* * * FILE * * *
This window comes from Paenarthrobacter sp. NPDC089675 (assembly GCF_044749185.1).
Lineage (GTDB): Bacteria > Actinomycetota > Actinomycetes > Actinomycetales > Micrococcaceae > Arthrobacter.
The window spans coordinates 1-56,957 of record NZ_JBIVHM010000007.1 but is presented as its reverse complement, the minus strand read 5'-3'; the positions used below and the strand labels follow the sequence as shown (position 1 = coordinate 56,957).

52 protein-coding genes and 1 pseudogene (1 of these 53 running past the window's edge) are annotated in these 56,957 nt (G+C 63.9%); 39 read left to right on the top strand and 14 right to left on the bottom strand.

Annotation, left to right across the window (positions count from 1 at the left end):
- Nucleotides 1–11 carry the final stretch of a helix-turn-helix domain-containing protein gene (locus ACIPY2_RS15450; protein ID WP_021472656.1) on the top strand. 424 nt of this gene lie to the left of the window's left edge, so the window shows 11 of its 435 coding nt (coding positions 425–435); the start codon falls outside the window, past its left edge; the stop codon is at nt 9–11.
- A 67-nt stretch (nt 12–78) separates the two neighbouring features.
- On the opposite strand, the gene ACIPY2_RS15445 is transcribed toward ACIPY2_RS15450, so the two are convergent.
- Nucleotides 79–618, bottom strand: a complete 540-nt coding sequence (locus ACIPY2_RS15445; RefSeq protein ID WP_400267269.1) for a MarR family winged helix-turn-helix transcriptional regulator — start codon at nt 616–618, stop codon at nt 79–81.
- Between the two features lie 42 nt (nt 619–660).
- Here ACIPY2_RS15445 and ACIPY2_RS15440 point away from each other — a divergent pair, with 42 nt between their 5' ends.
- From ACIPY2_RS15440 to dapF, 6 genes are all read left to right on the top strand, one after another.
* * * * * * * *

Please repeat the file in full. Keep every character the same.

This window comes from Paenarthrobacter sp. NPDC089675 (assembly GCF_044749185.1).
Lineage (GTDB): Bacteria > Actinomycetota > Actinomycetes > Actinomycetales > Micrococcaceae > Arthrobacter.
The window spans coordinates 1-56,957 of record NZ_JBIVHM010000007.1 but is presented as its reverse complement, the minus strand read 5'-3'; the positions used below and the strand labels follow the sequence as shown (position 1 = coordinate 56,957).

52 protein-coding genes and 1 pseudogene (1 of these 53 running past the window's edge) are annotated in these 56,957 nt (G+C 63.9%); 39 read left to right on the top strand and 14 right to left on the bottom strand.

Annotation, left to right across the window (positions count from 1 at the left end):
- Nucleotides 1–11 carry the final stretch of a helix-turn-helix domain-containing protein gene (locus ACIPY2_RS15450; protein ID WP_021472656.1) on the top strand. 424 nt of this gene lie to the left of the window's left edge, so the window shows 11 of its 435 coding nt (coding positions 425–435); the start codon falls outside the window, past its left edge; the stop codon is at nt 9–11.
- A 67-nt stretch (nt 12–78) separates the two neighbouring features.
- On the opposite strand, the gene ACIPY2_RS15445 is transcribed toward ACIPY2_RS15450, so the two are convergent.
- Nucleotides 79–618, bottom strand: a complete 540-nt coding sequence (locus ACIPY2_RS15445; RefSeq protein ID WP_400267269.1) for a MarR family winged helix-turn-helix transcriptional regulator — start codon at nt 616–618, stop codon at nt 79–81.
- Between the two features lie 42 nt (nt 619–660).
- Here ACIPY2_RS15445 and ACIPY2_RS15440 point away from each other — a divergent pair, with 42 nt between their 5' ends.
- From ACIPY2_RS15440 to dapF, 6 genes are all read left to right on the top strand, one after another.